"The computing system may determine that a path associated with the eye movement of the user substantially matches a path associated with the moving object on the display and switch to be in an unlocked mode of operation including unlocking the screen," the company said in the filing. To me, it seems that eye tracking technology is a given for Google Glass and I kind of expected it to be there from the beginning.
Google have taken to their Project Glass Google+ page to address privacy concerns over facial recognition apps being built for Glass. Google have addressed the public about this subject because there are plenty of people with Google Glass Explorer Edition units.
There's still ongoing worries about privacy over the use of the wearable technology, especially if people start writing Glassware (apps for Glass) that are capable of facial recognition. Google have said they're listening to feedback from early users of Glass and will continue working on their policies on facial recognition software in the near future. What I like to see is that Google are actually listening, and addressing the public over this, instead of not tackling the concerns of people and their privacy.
In an interview with ZDnet journalist Violet Blue, adult app maker MiKandi confirmed rumors that it is working on an adult app for Google's Project Glass. MiKandi has recently grown to become the largest adult app developer for Android and features its creations on its own app store, the MiKandi Store.
"Google Glass Porn has been making its rounds, and while studios are intrigued, no one seems to be doing anything about it, we picked up our Glass and, yup, we're making content for it," said Jennifer McEwen, co-founder of MiKandi "As far as I know, we're one of the few, if not the only, adult companies with the device right now. So far, it's really fun!"
She went on to say:
"We're experimenting with the features of Glass. From our initial use of the device, photo and video recording is more powerful than we expected. Obviously, Glass is perfect for shooting POV video, so we're experimenting with that first. But what's really interesting about Glass is that it's not just a hands free camera. It can receive and send data, so there are a lot of interesting interactions that we want to explore. with Glass you can share and interact with fans and followers, allowing them intimate access to your experiences."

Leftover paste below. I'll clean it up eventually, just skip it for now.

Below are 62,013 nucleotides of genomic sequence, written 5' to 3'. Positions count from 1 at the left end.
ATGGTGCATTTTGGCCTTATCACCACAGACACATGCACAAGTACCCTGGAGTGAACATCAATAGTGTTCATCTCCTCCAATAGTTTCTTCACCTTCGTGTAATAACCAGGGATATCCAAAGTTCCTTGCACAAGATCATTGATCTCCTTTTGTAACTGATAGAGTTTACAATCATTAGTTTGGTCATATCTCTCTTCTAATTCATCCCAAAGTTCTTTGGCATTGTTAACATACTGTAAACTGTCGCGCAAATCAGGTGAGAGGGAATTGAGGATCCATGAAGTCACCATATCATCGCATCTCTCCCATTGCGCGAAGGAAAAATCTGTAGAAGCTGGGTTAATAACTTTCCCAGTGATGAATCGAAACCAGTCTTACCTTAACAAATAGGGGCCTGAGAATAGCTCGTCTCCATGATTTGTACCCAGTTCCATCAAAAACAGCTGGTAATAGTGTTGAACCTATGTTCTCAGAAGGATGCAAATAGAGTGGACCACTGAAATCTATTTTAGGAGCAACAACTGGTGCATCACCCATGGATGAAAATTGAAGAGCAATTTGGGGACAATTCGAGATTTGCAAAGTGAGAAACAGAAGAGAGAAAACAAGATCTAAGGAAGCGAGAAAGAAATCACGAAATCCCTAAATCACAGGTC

Recently Google's Larry Page took a trip to Samsung's OLED production facility and was so impressed that he agreed to a deal that secured Samsung as the official display provider for Google Glass. This news comes via The Korea Times, where an official of a parts supplier for Samsung Display said, "Samsung will supply its high-end OLED screens for Google Glass."
This statement seems to be backed up by hints dropped at a recent keynote speech given by Samsung Display CEO Kim Ki-nam who explicitly referenced Google Glass several times during his talk on the potential uses of Samsung OLED product. With recent advances in flexible OLED technology, we can only hope that we will see a bendable, hard to break screen in the production version of Google Glass.
In other Glass news, Google announced this week that the winners of its #ifihadglass contest will start receiving their headgear soon. For the rest of us, there's still about a year to go until we will be able to don the title of official Glasshole.
If you were expecting Apple to unveil a watch-like device, something along the lines of an iWatch, then you might have to wait until late 2014 according to a KGI Securities analyst, Ming-Chi Kuo. Kuo says that Apple "may not have adequate resources" to develop a version of iOS for the wearable device, which might be the reason behind iOS 7.
Kuo thinks that Apple will cram a 1.5- to 2-inch screen, as well as biometric security thanks to their acquisition of AuthenTec for $356 million. This delay until late 2014 could really hurt Apple's chances of their wearable device being successful, especially if other companies beat them to the punch.
Google is continuing to expand the Glass Explorer Program and has announced that #ifihadglass winners will start receiving invitations "over the next few weeks" to try Glass out. If you missed out on the competition, you're currently out of luck. Google has announced that they aren't taking any more applications right now.
According to Google, the company is "thrilled to be moving into the next phase of our Explorer Program and we hope to expand in the future." We're also excited that Google is moving forward with Glass. We can't wait to get our hands on Glass as it really seems like the next logical step for technology.
We'll keep you in the loop with the latest in Google Glass news.